Why Canadians should fight tooth and nail against proof-of-immunity cards
This column is an opinion by Françoise Baylis and Natalie Kofler. Baylis is University Research Professor at Dalhousie University in Halifax. Kofler is a molecular biologist and lecturer at the Center for Bioethics at Harvard Medical School, and the founding director of Editing Nature. For more information about CBC's Opinion section, please see the FAQ.
As governments turn their attention to the challenge of lifting restrictions on business in an effort to restart their economies, some are considering the merits of so-called "immunity passports" as a way to control the risk of COVID-19 infection.
Also referred to as "immunity certificates" or "immunity cards," the idea is that such documents would be issued to those who have survived COVID-19 and tested positive for antibodies to SARS-CoV2 (the new coronavirus that causes COVID-19) as part of efforts to buy more time for vaccine development. Survivors with a presumed acquired immunity would be allowed to return to work and resume social interactions, secure in the knowledge that they were neither at risk of infection nor of spreading the disease.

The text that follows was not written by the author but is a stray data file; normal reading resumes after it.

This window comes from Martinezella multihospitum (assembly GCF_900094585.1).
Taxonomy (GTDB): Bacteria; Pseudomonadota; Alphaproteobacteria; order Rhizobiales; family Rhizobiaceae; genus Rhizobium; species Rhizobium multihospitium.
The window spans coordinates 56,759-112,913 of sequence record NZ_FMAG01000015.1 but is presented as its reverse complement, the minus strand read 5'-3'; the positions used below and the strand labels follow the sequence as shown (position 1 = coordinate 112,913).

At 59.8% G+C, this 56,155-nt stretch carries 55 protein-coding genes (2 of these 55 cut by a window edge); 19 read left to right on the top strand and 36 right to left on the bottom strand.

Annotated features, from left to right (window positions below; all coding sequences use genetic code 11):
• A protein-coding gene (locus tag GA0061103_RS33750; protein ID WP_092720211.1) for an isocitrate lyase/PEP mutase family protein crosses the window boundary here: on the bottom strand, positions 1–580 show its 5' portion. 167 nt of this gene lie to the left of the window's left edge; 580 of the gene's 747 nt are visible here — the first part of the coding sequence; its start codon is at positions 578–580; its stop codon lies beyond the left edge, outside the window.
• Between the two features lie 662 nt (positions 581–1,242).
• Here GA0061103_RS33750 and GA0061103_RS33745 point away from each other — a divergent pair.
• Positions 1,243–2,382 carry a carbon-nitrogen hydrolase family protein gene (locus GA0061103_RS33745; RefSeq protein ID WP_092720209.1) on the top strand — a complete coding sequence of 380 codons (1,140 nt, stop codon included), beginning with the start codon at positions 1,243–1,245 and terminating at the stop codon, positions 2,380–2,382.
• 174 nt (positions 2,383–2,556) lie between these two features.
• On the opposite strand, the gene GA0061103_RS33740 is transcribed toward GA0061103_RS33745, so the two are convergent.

This idea has recently been publicly championed by a number of people in nations around the world, including Canada's Dr. Kumanan Wilson, who predicts that proof of immunity will be required in the future, if not for return to work, then for cross-border travel and for attendance at mass sporting events, music concerts, and live theatre. Dr. Wilson said in a CBC interview that he hopes to partner with the Canadian government to develop a system that shows who is protected once immunity tests become available.
Meanwhile, in a clear effort to pre-empt the introduction of immunity passports, on April 24 the World Health Organization (WHO) issued a global warning against their use. This guidance highlighted the fact that there is "currently no evidence that people who have recovered from COVID-19 and have antibodies are protected from a second infection." While survivors likely would have some immunity to the novel coronavirus, the WHO emphasized that there is incomplete knowledge about the level of protection they might have or how long it might last.